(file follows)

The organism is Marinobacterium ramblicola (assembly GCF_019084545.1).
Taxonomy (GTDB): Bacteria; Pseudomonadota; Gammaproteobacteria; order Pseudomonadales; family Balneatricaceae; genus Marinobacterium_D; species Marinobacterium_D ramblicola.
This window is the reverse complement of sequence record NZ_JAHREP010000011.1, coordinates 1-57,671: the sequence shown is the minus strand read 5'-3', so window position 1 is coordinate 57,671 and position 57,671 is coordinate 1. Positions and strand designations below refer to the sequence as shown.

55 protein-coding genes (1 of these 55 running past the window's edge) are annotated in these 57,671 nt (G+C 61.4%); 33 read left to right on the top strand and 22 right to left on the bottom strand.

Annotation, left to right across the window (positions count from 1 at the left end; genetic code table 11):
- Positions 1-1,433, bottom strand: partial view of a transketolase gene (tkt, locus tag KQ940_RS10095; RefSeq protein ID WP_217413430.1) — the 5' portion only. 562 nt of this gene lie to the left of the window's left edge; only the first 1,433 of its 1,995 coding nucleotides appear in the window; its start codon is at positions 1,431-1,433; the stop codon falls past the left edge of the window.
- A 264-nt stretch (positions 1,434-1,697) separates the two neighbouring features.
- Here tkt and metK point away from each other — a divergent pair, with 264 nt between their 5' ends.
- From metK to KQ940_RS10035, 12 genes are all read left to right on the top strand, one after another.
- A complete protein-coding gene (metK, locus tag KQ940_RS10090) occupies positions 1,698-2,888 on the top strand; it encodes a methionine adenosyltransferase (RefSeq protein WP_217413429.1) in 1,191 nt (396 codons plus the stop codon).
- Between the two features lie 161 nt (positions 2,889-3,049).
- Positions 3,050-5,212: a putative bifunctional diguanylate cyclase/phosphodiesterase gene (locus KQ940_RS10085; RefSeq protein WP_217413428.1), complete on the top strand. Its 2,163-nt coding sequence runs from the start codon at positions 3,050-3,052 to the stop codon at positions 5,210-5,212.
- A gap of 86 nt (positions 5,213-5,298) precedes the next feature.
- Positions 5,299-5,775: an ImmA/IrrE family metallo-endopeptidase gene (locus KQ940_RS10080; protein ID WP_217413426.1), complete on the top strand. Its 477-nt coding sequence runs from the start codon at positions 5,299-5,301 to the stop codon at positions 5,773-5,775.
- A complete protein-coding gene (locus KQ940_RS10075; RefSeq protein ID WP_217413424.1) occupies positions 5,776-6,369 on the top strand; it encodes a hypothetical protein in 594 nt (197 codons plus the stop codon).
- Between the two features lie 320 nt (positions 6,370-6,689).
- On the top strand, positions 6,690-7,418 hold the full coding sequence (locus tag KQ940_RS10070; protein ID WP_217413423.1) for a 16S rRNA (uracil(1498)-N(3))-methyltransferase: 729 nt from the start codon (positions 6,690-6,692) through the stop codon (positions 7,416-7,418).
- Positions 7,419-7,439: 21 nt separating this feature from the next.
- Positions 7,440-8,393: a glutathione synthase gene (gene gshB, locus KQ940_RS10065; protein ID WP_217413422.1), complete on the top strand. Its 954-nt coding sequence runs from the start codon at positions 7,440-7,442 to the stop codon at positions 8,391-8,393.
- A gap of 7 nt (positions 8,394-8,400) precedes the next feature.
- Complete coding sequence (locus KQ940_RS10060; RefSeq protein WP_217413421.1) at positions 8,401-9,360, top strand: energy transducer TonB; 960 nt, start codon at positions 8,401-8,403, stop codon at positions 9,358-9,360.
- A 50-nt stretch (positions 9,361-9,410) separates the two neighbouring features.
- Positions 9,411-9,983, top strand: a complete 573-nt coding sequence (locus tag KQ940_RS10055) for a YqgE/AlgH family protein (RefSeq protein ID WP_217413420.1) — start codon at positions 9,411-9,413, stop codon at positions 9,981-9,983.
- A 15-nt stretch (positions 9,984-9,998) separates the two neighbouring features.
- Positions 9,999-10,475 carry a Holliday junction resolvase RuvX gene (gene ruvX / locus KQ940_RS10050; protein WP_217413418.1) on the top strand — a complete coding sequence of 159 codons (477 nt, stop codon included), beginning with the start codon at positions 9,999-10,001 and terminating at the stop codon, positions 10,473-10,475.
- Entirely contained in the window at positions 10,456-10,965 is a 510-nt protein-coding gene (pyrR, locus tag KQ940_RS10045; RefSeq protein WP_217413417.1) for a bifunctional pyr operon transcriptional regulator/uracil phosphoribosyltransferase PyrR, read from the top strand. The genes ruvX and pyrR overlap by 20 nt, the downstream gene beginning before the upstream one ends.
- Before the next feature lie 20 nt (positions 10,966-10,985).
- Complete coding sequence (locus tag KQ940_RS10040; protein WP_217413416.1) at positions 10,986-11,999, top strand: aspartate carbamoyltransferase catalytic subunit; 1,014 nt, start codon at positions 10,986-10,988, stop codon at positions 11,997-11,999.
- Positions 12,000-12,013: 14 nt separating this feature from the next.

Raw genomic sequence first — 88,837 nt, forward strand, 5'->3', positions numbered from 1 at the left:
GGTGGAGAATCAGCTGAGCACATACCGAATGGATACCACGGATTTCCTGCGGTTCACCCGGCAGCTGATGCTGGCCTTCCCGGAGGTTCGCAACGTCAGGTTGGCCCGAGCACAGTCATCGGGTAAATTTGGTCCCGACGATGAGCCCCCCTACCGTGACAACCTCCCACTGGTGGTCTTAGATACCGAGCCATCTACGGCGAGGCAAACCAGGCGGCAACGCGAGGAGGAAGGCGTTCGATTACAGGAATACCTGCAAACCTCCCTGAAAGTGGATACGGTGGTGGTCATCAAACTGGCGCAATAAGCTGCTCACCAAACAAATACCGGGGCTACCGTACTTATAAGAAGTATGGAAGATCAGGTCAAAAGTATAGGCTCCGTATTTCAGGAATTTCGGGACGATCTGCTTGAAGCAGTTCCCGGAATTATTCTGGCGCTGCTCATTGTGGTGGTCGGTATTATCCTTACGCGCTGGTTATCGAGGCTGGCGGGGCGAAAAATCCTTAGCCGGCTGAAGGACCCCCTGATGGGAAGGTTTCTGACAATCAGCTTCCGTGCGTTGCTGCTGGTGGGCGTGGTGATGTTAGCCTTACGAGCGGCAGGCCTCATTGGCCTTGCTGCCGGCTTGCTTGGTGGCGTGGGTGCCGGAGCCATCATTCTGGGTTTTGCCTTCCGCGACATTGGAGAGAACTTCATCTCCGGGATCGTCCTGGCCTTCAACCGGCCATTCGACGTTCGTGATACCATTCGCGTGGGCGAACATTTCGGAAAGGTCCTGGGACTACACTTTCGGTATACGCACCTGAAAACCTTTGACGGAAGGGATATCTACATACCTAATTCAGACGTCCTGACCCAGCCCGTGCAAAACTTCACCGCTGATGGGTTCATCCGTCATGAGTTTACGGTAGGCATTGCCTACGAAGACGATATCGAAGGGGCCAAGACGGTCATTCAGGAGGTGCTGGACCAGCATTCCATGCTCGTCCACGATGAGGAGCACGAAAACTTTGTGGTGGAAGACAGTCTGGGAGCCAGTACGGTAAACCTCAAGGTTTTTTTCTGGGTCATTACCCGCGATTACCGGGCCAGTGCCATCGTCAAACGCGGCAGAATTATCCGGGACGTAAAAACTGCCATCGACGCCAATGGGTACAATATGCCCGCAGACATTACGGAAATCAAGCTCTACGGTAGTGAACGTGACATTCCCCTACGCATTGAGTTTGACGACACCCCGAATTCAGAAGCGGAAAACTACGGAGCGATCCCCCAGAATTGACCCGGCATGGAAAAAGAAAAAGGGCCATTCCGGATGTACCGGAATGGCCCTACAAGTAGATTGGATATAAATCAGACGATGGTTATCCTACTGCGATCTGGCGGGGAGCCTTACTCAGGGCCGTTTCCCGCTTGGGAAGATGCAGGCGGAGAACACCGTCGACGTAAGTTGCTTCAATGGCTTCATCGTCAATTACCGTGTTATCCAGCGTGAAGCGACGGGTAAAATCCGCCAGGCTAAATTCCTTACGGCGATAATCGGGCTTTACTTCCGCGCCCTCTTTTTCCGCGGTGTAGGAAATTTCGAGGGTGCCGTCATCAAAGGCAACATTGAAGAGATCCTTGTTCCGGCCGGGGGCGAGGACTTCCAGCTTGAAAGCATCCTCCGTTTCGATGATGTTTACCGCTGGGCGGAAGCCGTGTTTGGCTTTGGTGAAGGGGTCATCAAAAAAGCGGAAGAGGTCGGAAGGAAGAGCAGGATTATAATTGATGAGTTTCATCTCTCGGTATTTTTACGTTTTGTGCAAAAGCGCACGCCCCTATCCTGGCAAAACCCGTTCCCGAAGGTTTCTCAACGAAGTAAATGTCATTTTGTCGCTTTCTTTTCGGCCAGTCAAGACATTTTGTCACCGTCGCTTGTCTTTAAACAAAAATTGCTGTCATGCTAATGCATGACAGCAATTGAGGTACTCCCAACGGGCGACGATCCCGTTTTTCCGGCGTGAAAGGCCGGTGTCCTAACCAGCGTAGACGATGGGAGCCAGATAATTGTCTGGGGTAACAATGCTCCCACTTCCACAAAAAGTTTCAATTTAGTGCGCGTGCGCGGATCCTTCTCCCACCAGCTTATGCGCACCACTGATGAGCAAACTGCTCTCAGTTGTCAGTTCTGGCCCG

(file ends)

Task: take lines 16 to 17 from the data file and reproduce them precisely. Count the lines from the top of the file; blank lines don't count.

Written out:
- Between the two features lie 320 nt (positions 6,370-6,689).
- On the top strand, positions 6,690-7,418 hold the full coding sequence (locus tag KQ940_RS10070; protein ID WP_217413423.1) for a 16S rRNA (uracil(1498)-N(3))-methyltransferase: 729 nt from the start codon (positions 6,690-6,692) through the stop codon (positions 7,416-7,418).